Waiting on Wednesday: Silver Stars by Michael Grant

This is a weekly meme hosted by Jill from Breaking the Spine.  “Waiting on Wednesday” spotlights upcoming releases that I’m eagerly anticipating.

Title: Silver Stars

Author: Michael Grant

Publication Date: January 31, 2017



The summer of 1943, World War II. With heavy memories of combat, Frangie, Rainy, Rio, and the rest of the American army are moving on to their next target: the Italian island of Sicily.

The women won’t conquer Italy alone. They are not heroes for fighting alongside their brothers—they are soldiers. But Frangie, Rainy, Rio, and the millions of brave females fighting for their country have become a symbol in the fight for equality. They will brave terrible conditions in an endless siege; they will fight to find themselves on the front lines of WWII; and they will come face-to-face with the brutality of war until they win or die.

I absolutely, positively, and certainly cannot wait for the release of this sequel! I loved Front Lines so very much and once I had finished, I was left wanting more and more! You can check out my review here. In Front Lines, Frangie, Rainy, and Rio’s story start out at very different places until they eventually meet and their stories begin to intertwine. Silver Stars is one my most anticipated reads of 2017 and I know it will not disappoint!


Top Ten Tuesday: Top Ten Comic Books/Graphic Novels I Want To Read


Top Ten Tuesday is an original feature/weekly meme created at The Broke and the Bookish. This feature was created because they are particularly fond of lists at The Broke and the Bookish, and I decided to share my list with all of you also!

This week’s Top Ten Tuesday topic is a freebie and I decided to talk about the Top Ten Comic Books/Graphic Novels I Want To Read. Shall we?

1. The Unbeatable Squirrel Girl by Ryan North

2. The Unbelievable Gwenpool by Christopher Hastings

3. Nimona by Noelle Stevenson

4. Username: Evie by Joe Sugg

5. Lumberjanes by Noelle Stevenson, Grace Ellis, & Shannon Watters

6. Watchmen by Alan Moore

7. Archie by Mark Waid

8. Monstress by Marjorie M. Liu

9. Young Avengers by Kieron Gillen

10. The Complete Maus by Art Spiegelman

This year I made the commitment to read outside of my comfort genres. If you follow my blog, then you know that the majority of what I read is young adult. One genre that has always interested me, but I have never taken the chance to read is comic books/graphic novels. So far I have only read one comic book this year, but I plan on finishing all of these (and maybe more) before the year is over!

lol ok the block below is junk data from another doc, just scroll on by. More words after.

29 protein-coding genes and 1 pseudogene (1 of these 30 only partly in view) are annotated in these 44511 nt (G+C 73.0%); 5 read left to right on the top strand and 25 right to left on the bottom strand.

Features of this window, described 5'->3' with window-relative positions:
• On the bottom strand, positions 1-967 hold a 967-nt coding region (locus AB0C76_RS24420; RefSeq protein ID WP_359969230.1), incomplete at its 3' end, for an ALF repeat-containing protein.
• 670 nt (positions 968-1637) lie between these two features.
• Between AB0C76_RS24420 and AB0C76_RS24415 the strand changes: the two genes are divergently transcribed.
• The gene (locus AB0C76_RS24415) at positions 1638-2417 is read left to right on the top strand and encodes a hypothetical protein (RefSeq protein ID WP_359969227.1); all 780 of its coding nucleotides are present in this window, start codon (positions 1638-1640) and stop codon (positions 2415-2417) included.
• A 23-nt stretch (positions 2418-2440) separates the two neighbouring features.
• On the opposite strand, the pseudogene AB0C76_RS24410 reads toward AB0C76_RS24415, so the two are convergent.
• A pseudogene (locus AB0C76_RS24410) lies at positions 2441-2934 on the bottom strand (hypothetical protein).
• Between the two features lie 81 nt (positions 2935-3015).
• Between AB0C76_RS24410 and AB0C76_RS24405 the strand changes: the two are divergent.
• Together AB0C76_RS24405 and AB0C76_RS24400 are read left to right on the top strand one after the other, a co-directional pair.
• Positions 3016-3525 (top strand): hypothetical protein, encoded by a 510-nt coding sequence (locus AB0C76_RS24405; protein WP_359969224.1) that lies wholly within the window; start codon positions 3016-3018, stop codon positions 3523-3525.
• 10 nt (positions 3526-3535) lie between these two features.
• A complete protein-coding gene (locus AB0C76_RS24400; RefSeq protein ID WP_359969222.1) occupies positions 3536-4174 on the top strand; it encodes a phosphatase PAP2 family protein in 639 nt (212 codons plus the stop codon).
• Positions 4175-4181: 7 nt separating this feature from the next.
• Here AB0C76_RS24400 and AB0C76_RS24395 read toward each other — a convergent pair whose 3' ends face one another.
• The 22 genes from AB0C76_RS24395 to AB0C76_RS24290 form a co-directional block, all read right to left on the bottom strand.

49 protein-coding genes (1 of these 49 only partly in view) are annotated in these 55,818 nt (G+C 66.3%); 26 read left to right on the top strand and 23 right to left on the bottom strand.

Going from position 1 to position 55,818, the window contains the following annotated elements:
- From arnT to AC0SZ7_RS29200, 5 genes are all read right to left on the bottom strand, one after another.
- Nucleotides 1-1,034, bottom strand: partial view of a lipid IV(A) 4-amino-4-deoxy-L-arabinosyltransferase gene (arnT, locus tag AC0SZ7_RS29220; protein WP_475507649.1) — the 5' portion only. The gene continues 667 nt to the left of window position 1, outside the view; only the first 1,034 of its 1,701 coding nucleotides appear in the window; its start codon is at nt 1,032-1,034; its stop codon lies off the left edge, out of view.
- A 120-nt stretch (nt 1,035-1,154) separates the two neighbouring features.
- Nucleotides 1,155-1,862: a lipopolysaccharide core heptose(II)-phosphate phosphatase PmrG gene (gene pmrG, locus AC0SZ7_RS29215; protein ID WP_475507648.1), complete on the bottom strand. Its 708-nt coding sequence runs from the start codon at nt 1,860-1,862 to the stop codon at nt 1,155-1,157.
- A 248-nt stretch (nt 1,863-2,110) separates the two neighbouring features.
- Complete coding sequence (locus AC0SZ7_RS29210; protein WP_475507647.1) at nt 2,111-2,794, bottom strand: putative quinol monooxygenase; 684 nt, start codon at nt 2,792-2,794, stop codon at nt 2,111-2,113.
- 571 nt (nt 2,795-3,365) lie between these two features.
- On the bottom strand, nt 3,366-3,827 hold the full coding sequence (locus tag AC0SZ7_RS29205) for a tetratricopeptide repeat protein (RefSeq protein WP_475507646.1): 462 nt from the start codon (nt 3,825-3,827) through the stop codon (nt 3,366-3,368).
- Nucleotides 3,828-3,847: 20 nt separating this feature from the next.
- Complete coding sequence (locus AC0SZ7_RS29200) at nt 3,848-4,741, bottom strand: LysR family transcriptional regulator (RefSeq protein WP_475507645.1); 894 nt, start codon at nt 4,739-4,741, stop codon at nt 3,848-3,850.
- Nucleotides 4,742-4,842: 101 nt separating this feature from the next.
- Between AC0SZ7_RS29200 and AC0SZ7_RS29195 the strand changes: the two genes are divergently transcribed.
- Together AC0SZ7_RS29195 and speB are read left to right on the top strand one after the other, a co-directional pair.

Do you read comic books/graphic novels? Have any good recommendations?

Review: Passenger by Alexandra Bracken

20983362Title: Passenger

Author: Alexandra Bracken

Publication Date: January 5, 2016

Publisher: Disney Hyperion

Synopsis: Passage, n.
i. A brief section of music composed of a series of notes and flourishes.
ii. A journey by water; a voyage.
iii. The transition from one place to another, across space and time.

In one devastating night, violin prodigy Etta Spencer loses everything she knows and loves. Thrust into an unfamiliar world by a stranger with a dangerous agenda, Etta is certain of only one thing: she has traveled not just miles but years from home. And she’s inherited a legacy she knows nothing about from a family whose existence she’s never heard of. Until now.

Nicholas Carter is content with his life at sea, free from the Ironwoods—a powerful family in the colonies—and the servitude he’s known at their hands. But with the arrival of an unusual passenger on his ship comes the insistent pull of the past that he can’t escape and the family that won’t let him go so easily. Now the Ironwoods are searching for a stolen object of untold value, one they believe only Etta, Nicholas’ passenger, can find. In order to protect her, he must ensure she brings it back to them—whether she wants to or not.

Together, Etta and Nicholas embark on a perilous journey across centuries and continents, piecing together clues left behind by the traveler who will do anything to keep the object out of the Ironwoods’ grasp. But as they get closer to the truth of their search, and the deadly game the Ironwoods are playing, treacherous forces threaten to separate Etta not only from Nicholas but from her path home… forever.

As Etta is about to begin her piece for her violin debut, she suddenly hears screaming. No one in the crowd seems to hear the screaming and she runs offstage in a panic. One of her fellow violinist states that she also hears the screaming and they both run towards the noise. What greets Etta is her beloved music instructor that has just been murdered. Before she knows, she is on a ship in the middle of the ocean in the 1800’s.